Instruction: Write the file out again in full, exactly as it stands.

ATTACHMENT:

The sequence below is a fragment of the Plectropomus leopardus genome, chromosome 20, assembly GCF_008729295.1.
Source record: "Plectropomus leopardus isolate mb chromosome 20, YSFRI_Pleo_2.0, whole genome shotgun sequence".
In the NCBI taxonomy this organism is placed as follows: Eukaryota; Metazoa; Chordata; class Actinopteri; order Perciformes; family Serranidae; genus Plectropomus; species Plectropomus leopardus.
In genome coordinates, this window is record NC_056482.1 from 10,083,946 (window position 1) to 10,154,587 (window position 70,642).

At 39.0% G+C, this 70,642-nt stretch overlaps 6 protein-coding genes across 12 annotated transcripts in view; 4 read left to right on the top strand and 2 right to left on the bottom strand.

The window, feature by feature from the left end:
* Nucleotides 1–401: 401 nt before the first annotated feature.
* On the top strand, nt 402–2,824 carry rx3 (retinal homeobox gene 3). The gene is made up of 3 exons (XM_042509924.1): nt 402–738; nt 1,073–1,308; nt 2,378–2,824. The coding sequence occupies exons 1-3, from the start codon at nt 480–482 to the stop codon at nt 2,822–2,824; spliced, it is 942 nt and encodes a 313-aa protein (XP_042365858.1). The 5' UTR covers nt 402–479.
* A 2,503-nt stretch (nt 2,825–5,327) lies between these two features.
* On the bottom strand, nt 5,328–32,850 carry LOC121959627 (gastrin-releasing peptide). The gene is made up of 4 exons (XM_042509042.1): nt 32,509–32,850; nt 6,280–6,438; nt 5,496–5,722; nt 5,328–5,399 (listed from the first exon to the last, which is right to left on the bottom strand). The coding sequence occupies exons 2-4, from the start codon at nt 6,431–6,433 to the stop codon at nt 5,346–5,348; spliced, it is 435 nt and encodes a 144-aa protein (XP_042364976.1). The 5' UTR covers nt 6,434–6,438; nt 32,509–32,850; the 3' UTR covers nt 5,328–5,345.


The sequence below is a fragment of the Plectropomus leopardus genome, chromosome 20, assembly GCF_008729295.1.
Source record: "Plectropomus leopardus isolate mb chromosome 20, YSFRI_Pleo_2.0, whole genome shotgun sequence".
In the NCBI taxonomy this organism is placed as follows: Eukaryota; Metazoa; Chordata; class Actinopteri; order Perciformes; family Serranidae; genus Plectropomus; species Plectropomus leopardus.
In genome coordinates, this window is record NC_056482.1 from 10,083,946 (window position 1) to 10,154,587 (window position 70,642).

At 39.0% G+C, this 70,642-nt stretch overlaps 6 protein-coding genes across 12 annotated transcripts in view; 4 read left to right on the top strand and 2 right to left on the bottom strand.

The window, feature by feature from the left end:
* Nucleotides 1–401: 401 nt before the first annotated feature.
* On the top strand, nt 402–2,824 carry rx3 (retinal homeobox gene 3). The gene is made up of 3 exons (XM_042509924.1): nt 402–738; nt 1,073–1,308; nt 2,378–2,824. The coding sequence occupies exons 1-3, from the start codon at nt 480–482 to the stop codon at nt 2,822–2,824; spliced, it is 942 nt and encodes a 313-aa protein (XP_042365858.1). The 5' UTR covers nt 402–479.
* A 2,503-nt stretch (nt 2,825–5,327) lies between these two features.
* On the bottom strand, nt 5,328–32,850 carry LOC121959627 (gastrin-releasing peptide). The gene is made up of 4 exons (XM_042509042.1): nt 32,509–32,850; nt 6,280–6,438; nt 5,496–5,722; nt 5,328–5,399 (listed from the first exon to the last, which is right to left on the bottom strand). The coding sequence occupies exons 2-4, from the start codon at nt 6,431–6,433 to the stop codon at nt 5,346–5,348; spliced, it is 435 nt and encodes a 144-aa protein (XP_042364976.1). The 5' UTR covers nt 6,434–6,438; nt 32,509–32,850; the 3' UTR covers nt 5,328–5,345.